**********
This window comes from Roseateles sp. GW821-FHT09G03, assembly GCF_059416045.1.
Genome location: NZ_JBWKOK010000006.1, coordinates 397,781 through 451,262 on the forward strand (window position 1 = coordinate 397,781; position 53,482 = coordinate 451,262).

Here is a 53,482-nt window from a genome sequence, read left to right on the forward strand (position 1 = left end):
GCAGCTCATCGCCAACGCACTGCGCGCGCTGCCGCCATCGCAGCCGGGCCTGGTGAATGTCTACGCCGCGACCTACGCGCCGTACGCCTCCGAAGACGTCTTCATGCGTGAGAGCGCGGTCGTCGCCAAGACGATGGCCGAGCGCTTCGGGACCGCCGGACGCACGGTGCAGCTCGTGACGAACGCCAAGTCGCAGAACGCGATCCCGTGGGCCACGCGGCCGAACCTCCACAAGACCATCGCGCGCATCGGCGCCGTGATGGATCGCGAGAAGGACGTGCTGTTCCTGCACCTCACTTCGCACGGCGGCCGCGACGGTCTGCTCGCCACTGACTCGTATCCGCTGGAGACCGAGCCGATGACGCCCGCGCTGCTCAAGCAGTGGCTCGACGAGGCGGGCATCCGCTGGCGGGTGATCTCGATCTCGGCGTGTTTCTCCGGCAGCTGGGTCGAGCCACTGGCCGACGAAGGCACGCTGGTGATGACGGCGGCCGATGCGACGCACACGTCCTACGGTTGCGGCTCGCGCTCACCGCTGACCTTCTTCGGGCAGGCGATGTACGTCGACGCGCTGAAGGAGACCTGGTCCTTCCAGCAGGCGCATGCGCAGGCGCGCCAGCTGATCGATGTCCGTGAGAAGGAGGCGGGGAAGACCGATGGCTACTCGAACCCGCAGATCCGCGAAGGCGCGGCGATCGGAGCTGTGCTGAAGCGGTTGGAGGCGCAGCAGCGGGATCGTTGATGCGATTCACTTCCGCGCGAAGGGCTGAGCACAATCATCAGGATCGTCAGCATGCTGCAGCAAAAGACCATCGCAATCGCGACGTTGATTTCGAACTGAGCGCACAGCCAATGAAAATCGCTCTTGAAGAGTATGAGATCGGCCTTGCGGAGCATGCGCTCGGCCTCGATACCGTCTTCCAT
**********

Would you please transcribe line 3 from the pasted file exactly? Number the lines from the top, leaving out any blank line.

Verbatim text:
Here is a 53,482-nt window from a genome sequence, read left to right on the forward strand (position 1 = left end):